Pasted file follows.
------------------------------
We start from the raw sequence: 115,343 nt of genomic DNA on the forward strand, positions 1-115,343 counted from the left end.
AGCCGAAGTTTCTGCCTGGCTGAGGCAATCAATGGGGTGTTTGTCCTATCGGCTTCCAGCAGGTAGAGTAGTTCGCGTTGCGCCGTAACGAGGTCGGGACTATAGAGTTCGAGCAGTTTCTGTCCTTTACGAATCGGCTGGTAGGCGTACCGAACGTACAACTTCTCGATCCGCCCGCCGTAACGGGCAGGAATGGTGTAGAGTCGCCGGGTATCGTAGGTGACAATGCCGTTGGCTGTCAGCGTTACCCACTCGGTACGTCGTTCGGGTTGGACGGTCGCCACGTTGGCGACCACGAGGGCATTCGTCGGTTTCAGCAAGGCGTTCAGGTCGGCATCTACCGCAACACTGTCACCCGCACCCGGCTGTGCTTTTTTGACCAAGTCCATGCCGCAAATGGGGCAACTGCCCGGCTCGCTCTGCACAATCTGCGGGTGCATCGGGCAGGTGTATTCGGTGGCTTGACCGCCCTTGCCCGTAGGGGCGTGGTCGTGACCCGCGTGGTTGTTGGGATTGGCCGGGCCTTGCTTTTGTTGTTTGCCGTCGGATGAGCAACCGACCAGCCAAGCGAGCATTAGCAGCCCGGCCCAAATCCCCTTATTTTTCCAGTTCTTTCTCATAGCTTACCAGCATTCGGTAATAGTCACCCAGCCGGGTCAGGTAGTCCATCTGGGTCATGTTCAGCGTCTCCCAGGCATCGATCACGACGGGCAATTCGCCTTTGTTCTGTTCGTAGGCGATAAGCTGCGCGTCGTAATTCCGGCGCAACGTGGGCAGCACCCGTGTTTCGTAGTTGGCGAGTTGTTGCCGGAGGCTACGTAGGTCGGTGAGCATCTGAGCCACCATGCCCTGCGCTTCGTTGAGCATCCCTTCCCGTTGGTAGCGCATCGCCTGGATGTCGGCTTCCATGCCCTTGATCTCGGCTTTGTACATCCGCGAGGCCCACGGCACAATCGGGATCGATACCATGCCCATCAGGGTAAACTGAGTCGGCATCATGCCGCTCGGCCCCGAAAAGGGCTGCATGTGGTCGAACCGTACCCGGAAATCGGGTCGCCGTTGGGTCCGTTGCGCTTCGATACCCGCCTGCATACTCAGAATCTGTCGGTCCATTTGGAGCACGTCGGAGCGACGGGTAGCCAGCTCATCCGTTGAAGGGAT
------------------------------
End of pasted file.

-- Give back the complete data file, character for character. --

We start from the raw sequence: 115,343 nt of genomic DNA on the forward strand, positions 1-115,343 counted from the left end.
AGCCGAAGTTTCTGCCTGGCTGAGGCAATCAATGGGGTGTTTGTCCTATCGGCTTCCAGCAGGTAGAGTAGTTCGCGTTGCGCCGTAACGAGGTCGGGACTATAGAGTTCGAGCAGTTTCTGTCCTTTACGAATCGGCTGGTAGGCGTACCGAACGTACAACTTCTCGATCCGCCCGCCGTAACGGGCAGGAATGGTGTAGAGTCGCCGGGTATCGTAGGTGACAATGCCGTTGGCTGTCAGCGTTACCCACTCGGTACGTCGTTCGGGTTGGACGGTCGCCACGTTGGCGACCACGAGGGCATTCGTCGGTTTCAGCAAGGCGTTCAGGTCGGCATCTACCGCAACACTGTCACCCGCACCCGGCTGTGCTTTTTTGACCAAGTCCATGCCGCAAATGGGGCAACTGCCCGGCTCGCTCTGCACAATCTGCGGGTGCATCGGGCAGGTGTATTCGGTGGCTTGACCGCCCTTGCCCGTAGGGGCGTGGTCGTGACCCGCGTGGTTGTTGGGATTGGCCGGGCCTTGCTTTTGTTGTTTGCCGTCGGATGAGCAACCGACCAGCCAAGCGAGCATTAGCAGCCCGGCCCAAATCCCCTTATTTTTCCAGTTCTTTCTCATAGCTTACCAGCATTCGGTAATAGTCACCCAGCCGGGTCAGGTAGTCCATCTGGGTCATGTTCAGCGTCTCCCAGGCATCGATCACGACGGGCAATTCGCCTTTGTTCTGTTCGTAGGCGATAAGCTGCGCGTCGTAATTCCGGCGCAACGTGGGCAGCACCCGTGTTTCGTAGTTGGCGAGTTGTTGCCGGAGGCTACGTAGGTCGGTGAGCATCTGAGCCACCATGCCCTGCGCTTCGTTGAGCATCCCTTCCCGTTGGTAGCGCATCGCCTGGATGTCGGCTTCCATGCCCTTGATCTCGGCTTTGTACATCCGCGAGGCCCACGGCACAATCGGGATCGATACCATGCCCATCAGGGTAAACTGAGTCGGCATCATGCCGCTCGGCCCCGAAAAGGGCTGCATGTGGTCGAACCGTACCCGGAAATCGGGTCGCCGTTGGGTCCGTTGCGCTTCGATACCCGCCTGCATACTCAGAATCTGTCGGTCCATTTGGAGCACGTCGGAGCGACGGGTAGCCAGCTCATCCGTTGAAGGGAT